29. Implications for cyber law Rebecca Tushnet
    30. Platform architecture and the brand: an opportunity for trademark modernization Leah Chan Grinvald and Sonia K. Katayal
    31. The 'matching' platform and mandatory agency law R. Koolhoven
    32. Protecting the weaker party in the platform economy Guido Smorto
    Section 8. Anti-Discrimination Law:
    33. The platform identity crisis: responsibility, discrimination, and a functional approach to intermediaries Charlotte Garden and Nancy Leong
    34. Intimacy and equality in the sharing economy Naomi Schoenbaum
    35. Discrimination and short-term rentals Jamila Jefferson-Jones
    36. The sharing economy and EU anti-discrimination law Nicola Countouris and Luca Ratti.

  • Editors

    Nestor M. Davidson, Fordham Law School (New York)
    Nestor M. Davidson joined the Fordham University School of Law in 2011 and was named the Albert A. Walsh Professor of Real Estate, Land Use, and Property Law in 2017. Professor Davidson is an expert in property, urban law, and affordable housing law and policy, and serves as the faculty director of the law school's Urban Law Center. Professor Davidson practiced with the firm of Latham and Watkins, focusing on commercial real estate and affordable housing, and served as Deputy General Counsel at the US Department of Housing and Urban Development.

    Michèle Finck, Max Planck Institute for Innovation and Competition, Munich and University of Oxford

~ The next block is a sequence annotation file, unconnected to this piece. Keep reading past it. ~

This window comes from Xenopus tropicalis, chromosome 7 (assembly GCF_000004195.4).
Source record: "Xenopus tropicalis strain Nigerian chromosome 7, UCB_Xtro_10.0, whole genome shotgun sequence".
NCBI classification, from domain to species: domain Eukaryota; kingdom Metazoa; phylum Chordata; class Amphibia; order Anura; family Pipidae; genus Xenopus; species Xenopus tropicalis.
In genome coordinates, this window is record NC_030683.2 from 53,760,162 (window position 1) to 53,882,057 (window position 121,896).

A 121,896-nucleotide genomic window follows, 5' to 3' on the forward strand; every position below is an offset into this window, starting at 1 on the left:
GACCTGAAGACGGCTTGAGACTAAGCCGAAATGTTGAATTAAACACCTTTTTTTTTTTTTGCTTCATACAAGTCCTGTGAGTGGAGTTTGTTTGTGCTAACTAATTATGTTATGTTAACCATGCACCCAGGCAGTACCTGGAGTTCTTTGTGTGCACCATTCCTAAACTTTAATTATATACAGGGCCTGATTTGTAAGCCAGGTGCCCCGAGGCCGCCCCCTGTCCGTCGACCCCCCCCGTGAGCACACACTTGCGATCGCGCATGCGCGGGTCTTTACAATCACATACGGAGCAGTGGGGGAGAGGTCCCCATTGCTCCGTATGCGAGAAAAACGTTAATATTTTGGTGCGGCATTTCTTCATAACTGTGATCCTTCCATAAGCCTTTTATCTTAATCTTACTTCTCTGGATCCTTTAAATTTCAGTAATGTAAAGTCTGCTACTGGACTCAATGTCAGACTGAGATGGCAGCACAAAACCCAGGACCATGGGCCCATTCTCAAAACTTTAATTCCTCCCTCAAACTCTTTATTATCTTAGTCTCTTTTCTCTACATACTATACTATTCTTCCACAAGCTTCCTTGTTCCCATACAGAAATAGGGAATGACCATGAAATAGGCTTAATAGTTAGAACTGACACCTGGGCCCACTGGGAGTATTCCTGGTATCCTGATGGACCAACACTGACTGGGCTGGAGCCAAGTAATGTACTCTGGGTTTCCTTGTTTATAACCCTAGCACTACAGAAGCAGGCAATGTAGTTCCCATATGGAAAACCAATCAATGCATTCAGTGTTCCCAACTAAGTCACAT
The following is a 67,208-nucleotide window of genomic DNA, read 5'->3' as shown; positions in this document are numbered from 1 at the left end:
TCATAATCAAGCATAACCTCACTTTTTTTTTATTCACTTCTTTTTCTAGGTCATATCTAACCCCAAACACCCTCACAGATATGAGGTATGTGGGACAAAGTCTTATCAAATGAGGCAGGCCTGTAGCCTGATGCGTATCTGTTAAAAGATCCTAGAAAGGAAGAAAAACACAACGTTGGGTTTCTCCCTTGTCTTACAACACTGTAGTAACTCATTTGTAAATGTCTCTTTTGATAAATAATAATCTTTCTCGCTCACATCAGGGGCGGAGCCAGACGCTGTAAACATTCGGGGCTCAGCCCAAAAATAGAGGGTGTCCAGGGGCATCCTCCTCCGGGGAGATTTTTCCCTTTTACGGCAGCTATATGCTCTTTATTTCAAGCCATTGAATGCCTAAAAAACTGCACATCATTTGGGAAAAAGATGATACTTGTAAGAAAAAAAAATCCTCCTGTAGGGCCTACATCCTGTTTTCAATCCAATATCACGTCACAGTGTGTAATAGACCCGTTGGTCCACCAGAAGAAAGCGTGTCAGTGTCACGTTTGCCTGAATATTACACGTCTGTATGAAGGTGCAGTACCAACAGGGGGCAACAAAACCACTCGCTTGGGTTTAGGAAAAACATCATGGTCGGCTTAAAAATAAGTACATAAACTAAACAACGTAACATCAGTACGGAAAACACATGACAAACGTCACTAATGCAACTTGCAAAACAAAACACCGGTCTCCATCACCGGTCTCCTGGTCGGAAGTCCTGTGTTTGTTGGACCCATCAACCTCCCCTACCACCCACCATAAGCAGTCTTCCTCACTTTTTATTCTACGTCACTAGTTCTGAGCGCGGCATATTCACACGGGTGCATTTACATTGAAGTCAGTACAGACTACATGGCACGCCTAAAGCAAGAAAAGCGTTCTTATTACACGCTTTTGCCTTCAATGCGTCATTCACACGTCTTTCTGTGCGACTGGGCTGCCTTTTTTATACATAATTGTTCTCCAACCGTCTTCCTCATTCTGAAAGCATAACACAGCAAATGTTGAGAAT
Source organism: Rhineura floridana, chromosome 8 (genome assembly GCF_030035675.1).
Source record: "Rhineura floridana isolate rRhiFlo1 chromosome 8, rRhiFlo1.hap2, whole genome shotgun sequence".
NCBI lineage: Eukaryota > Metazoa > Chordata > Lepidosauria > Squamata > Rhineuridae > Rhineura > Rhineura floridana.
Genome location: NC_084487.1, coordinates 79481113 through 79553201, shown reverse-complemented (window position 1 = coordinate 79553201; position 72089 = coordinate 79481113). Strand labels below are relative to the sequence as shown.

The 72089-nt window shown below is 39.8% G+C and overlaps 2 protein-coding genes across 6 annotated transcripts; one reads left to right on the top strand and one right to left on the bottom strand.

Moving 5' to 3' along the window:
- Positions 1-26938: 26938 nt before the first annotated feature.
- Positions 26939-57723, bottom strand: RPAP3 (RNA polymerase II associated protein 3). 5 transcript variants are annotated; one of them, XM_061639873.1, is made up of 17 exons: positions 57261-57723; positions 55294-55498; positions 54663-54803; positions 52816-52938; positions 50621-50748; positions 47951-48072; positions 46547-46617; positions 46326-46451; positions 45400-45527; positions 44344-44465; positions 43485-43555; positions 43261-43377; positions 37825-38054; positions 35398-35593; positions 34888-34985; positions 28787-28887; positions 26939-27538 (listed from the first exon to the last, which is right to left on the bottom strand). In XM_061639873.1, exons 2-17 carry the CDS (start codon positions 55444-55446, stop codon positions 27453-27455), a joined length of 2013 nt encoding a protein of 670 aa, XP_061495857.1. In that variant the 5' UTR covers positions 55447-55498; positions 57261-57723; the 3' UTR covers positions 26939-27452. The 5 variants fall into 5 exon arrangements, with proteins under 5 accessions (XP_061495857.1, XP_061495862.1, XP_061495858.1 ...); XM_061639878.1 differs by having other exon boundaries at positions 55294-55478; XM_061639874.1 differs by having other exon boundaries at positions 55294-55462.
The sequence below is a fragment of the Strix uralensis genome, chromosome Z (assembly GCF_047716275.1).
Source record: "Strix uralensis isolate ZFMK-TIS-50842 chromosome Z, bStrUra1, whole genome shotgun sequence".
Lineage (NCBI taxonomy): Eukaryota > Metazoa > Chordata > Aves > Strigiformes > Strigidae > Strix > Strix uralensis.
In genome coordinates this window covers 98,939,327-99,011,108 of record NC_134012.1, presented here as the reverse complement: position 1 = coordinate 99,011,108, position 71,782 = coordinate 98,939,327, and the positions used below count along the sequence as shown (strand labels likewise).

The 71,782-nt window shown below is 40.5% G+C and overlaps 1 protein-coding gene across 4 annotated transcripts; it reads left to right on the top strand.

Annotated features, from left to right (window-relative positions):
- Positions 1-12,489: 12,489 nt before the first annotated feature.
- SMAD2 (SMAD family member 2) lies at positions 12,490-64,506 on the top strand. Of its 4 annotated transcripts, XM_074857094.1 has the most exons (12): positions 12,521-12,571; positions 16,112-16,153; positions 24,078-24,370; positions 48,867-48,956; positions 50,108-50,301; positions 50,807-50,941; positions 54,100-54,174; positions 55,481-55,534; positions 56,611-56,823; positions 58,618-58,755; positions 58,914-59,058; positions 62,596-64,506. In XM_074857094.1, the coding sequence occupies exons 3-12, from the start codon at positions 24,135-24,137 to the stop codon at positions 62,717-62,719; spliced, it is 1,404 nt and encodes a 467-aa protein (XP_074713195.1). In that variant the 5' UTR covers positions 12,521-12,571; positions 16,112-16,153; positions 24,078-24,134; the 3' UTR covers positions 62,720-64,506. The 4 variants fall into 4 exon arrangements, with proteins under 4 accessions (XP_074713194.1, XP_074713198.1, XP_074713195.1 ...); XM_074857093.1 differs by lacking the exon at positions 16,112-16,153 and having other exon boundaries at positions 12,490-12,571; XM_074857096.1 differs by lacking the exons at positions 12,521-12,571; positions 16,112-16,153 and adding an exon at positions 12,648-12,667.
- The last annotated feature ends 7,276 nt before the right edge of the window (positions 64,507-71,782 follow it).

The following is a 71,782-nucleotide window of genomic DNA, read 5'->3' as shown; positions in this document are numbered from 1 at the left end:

Michèle Finck is a Senior Research Fellow at the Max Planck Institute for Innovation and Competition and a Lecturer in European Union law at the University of Oxford. She previously worked at the London School of Economics and holds a doctorate in law from the University of Oxford. Dr Finck researches the interaction between regulation and technology and has particular expertise on the sharing economy, distributed ledger technology and (big) data. She is currently writing a monograph on Blockchain Regulation and Governance in Europe (Cambridge, forthcoming).

    John J. Infranca, Suffolk University School of Law (Massachusetts)
    John J. Infranca is an associate professor of Law at Suffolk University Law School. Infranca previously worked as a legal fellow at the Furman Center for Real Estate and Urban Policy, where he focused on land use regulation and affordable housing policy. Professor Infranca's scholarship focuses on land use regulation, affordable housing policy, property theory, and law and religion. His current research projects examine land use and other regulatory barriers to the development of new forms of housing, the implications of the sharing economy for urban law and policy, and how autonomous vehicles will change land use policy and urban planning.

    Contributors

    Aurélien Acquier, Mareike Möhlmann, Andrea Geissinger, Kellen Zale, Valentina Carbone, Orly Lobel, Matthew D. Mitchell, Christopher Koopman, Niamh Dunne, Peter Coles, Michael Egesdal, Ingrid Gould Ellen, Xiaodi Li, Arun Sundararajan, Katrina M. Wyman, Erez Aloni, Raymond Brescia, Derek McKee, Bryant Cannon, Hanna Chung, Stephen R. Miller, Nestor M. Davidson, John J. Infranca, Sarah E. Light, Janice C. Griffith, Daniel E. Rauch, Michèle Finck, Bronwen Morgan, Elizabeth Tippet, Brishen Rogers, Miriam A. Cherry, Antonio Aloisi, Mark Graham, Mohammad Amir Anwar, Shu-Yi Oei, Diane M. Ring, Manoj Viswanathan, Katerini Pantazatou, Jordan Barry, Rebecca Tushnet, Leah Chan Grinvald, Sonia K. Katayal, R. Koolhoven, Guido Smorto, Charlotte Garden, Nancy Leong,Naomi Schoenbaum, Jamila Jefferson-Jones, Nicola Countouris, Luca Ratti